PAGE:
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The Dangers of Cross Chaining

In order to achieve the wide gear range that our customers like, we set up many trikes with a 24 or 27-speed drivetrain. This results in a wonderfully useful band of gearing. The one element that results from this set up is the fact that your trike (any bike actually) does not like to be used in the small front chainring/smaller rear cogs combination - this is called "cross chaining".

We set up your trike in the Large/Large gearing combination to prevent derailleur damage in the large chainring. This means that with the Xseam you give us you can access all of your rear gears while in the large front chainring. This ensures that your derailleur doesn't break when you are shifting to a lower gear while in the large chainring.

Similar to this scenario is the small chainring/small cog combination. Trying to run the chain around these two small circumferences creates slack in the chain that overloads the rear derailleur and has the potential to do harm to your drivetrain. This is bad technique and should be avoided. That same gear ratio can be achieved in the middle chainring.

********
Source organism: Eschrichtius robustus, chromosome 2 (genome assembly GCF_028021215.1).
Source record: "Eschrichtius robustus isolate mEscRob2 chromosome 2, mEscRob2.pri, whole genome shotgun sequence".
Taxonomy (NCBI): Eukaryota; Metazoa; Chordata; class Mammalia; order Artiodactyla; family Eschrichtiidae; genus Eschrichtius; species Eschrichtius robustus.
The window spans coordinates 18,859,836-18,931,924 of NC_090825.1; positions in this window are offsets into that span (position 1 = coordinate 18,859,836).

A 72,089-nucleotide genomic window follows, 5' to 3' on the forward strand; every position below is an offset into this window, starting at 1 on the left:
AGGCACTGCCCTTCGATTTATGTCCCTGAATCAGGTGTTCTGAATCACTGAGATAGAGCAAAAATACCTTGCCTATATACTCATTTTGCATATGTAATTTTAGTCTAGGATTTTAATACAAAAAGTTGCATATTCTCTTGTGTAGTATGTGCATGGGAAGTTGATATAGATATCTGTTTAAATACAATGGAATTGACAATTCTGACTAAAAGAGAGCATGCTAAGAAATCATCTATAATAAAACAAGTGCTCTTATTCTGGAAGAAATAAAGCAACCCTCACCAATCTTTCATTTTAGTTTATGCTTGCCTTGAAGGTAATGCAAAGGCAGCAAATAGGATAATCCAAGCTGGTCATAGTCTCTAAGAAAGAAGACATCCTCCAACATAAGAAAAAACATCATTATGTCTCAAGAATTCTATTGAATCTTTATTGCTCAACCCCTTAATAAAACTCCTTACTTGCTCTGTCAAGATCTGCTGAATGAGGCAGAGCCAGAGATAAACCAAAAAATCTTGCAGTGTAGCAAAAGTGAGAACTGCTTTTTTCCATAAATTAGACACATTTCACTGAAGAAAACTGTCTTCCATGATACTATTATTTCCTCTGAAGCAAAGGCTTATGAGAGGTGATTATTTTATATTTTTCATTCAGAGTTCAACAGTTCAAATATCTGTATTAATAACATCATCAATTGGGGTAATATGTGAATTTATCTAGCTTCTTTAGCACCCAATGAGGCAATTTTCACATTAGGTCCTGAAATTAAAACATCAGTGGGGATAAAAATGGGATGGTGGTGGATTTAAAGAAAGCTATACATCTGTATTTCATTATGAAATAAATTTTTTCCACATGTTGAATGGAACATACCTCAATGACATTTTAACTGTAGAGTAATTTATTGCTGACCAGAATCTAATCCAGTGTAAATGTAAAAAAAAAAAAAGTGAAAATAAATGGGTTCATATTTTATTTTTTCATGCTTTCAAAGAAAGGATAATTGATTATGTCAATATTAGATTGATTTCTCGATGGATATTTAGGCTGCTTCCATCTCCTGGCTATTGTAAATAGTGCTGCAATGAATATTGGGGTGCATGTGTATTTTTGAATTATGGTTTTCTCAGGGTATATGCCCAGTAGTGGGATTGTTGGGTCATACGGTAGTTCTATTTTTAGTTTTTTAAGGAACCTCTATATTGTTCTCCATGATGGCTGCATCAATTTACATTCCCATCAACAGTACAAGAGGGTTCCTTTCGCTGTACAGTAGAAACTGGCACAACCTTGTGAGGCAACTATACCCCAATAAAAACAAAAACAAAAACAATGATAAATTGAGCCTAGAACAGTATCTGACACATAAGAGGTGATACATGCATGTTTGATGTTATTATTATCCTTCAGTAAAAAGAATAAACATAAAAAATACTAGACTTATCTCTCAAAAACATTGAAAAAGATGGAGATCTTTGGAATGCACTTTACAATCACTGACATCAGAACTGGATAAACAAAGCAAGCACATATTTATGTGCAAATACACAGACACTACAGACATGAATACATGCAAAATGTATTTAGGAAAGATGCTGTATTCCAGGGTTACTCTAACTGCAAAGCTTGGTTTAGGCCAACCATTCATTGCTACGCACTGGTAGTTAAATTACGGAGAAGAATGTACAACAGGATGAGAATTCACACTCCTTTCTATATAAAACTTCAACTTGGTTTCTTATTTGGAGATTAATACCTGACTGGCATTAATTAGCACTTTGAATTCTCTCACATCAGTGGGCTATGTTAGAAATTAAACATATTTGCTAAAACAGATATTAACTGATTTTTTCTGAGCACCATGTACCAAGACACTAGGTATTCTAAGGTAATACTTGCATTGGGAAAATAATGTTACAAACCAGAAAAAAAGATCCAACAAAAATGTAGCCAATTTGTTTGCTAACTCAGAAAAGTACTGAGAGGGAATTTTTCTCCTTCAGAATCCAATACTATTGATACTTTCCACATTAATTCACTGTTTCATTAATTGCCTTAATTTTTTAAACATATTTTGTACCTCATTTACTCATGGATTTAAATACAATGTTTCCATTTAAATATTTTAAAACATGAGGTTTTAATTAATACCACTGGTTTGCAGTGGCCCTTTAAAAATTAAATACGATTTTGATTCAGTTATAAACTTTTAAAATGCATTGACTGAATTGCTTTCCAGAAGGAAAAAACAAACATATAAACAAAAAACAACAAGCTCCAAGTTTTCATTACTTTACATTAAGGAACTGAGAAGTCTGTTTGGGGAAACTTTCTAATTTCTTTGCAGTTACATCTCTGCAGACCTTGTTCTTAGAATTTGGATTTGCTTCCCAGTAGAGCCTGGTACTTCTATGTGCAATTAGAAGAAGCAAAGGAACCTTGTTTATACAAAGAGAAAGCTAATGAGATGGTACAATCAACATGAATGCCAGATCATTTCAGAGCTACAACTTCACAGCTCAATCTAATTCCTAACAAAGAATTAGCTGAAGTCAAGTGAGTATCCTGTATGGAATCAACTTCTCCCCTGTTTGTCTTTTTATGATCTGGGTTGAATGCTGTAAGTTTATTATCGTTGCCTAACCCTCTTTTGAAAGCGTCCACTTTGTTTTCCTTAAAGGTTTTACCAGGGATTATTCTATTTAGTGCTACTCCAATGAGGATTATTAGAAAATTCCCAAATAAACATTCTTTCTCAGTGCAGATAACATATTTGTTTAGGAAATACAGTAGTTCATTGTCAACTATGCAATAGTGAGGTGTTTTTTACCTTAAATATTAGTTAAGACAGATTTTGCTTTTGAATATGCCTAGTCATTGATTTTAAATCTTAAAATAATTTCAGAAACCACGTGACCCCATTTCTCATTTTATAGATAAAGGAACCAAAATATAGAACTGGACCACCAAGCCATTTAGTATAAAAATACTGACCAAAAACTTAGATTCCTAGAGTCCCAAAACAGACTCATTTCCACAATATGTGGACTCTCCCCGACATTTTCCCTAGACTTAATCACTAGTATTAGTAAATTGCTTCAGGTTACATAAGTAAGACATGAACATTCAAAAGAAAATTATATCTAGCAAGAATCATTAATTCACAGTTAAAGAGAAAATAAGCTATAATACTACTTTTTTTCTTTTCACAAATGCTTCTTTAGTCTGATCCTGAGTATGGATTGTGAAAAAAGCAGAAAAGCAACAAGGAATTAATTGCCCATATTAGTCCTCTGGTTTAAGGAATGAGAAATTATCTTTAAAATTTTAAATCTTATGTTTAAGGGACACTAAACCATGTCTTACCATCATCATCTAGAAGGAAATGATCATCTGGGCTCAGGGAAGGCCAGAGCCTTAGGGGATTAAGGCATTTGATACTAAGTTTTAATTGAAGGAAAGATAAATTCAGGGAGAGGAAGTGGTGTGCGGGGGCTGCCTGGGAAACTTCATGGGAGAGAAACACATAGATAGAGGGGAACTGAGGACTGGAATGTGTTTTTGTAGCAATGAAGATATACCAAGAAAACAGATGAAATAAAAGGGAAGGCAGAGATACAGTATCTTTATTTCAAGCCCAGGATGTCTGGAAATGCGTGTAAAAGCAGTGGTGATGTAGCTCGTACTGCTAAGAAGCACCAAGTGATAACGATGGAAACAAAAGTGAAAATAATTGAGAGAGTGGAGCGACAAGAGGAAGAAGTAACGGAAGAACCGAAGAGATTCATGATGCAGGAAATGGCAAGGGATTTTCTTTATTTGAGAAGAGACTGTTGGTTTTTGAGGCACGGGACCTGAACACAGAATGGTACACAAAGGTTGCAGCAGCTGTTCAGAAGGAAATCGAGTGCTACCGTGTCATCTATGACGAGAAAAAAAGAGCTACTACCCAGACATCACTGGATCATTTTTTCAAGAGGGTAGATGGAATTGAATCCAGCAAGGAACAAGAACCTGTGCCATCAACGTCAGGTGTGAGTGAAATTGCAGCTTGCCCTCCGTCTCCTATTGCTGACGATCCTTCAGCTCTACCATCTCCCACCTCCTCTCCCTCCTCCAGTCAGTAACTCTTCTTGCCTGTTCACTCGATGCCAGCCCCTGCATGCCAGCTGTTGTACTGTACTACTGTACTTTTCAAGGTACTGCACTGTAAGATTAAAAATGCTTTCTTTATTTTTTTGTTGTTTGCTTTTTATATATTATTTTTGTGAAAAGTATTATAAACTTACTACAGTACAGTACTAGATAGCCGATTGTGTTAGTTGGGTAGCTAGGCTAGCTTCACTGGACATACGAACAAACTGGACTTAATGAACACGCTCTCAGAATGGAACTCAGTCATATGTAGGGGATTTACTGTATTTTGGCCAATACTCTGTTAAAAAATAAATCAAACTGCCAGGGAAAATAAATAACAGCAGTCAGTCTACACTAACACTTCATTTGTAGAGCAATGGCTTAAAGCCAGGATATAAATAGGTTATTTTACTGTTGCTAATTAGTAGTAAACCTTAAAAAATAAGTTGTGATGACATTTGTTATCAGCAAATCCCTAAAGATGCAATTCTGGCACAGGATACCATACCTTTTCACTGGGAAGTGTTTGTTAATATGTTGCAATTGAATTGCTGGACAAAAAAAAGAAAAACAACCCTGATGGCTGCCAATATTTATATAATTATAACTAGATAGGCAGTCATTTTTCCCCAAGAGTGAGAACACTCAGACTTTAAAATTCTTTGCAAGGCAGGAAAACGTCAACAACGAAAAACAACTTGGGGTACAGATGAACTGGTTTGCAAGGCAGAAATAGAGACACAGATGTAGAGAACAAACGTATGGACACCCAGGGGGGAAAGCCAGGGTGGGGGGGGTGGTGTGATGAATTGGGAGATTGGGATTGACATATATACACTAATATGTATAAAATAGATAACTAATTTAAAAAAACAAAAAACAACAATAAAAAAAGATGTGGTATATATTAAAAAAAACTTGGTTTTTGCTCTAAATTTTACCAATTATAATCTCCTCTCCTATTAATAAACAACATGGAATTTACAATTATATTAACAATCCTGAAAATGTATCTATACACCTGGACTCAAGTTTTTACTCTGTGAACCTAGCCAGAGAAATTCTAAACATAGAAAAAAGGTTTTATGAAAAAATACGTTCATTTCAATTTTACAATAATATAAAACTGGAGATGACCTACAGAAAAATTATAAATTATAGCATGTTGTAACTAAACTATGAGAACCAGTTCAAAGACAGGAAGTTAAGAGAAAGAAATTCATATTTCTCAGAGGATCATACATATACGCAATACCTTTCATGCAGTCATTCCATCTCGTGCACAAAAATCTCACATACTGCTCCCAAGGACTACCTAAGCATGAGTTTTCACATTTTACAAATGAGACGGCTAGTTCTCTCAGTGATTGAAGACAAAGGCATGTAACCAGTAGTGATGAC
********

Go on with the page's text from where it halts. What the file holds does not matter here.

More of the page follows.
While getting accustomed to your trike, we encourage you to use the middle chainring from which you can access all the cogs on the rear cassette. When you need to go faster, use that big ring up front with the smaller cogs in the rear. If hills loom on the horizon, drop down into the smallest chainring and use the larger cogs in the rear. You should spend most of your time in the middle chainring.

Cross chaining is not exclusive to your trike. It should be avoided on any bike or trike. Never cross chain your gears!

If you need to adjust your boom length, check your chain before riding to make sure that it allows you to get into the proper gears with harming the rear derailleur.

This has been adapted from the TerraTrike FAQ





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